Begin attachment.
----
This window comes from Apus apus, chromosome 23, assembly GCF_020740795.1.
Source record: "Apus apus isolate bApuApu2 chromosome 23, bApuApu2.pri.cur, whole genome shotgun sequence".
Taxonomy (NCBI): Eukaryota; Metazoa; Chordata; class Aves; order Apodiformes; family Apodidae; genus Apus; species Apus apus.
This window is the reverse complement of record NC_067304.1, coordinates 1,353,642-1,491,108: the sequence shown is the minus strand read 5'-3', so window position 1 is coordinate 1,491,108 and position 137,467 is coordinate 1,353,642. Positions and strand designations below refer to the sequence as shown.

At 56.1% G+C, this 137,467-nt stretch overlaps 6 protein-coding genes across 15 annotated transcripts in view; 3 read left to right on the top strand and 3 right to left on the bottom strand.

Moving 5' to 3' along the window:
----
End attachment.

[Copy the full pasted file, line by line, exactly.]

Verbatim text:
This window comes from Apus apus, chromosome 23, assembly GCF_020740795.1.
Source record: "Apus apus isolate bApuApu2 chromosome 23, bApuApu2.pri.cur, whole genome shotgun sequence".
Taxonomy (NCBI): Eukaryota; Metazoa; Chordata; class Aves; order Apodiformes; family Apodidae; genus Apus; species Apus apus.
This window is the reverse complement of record NC_067304.1, coordinates 1,353,642-1,491,108: the sequence shown is the minus strand read 5'-3', so window position 1 is coordinate 1,491,108 and position 137,467 is coordinate 1,353,642. Positions and strand designations below refer to the sequence as shown.

At 56.1% G+C, this 137,467-nt stretch overlaps 6 protein-coding genes across 15 annotated transcripts in view; 3 read left to right on the top strand and 3 right to left on the bottom strand.

Moving 5' to 3' along the window: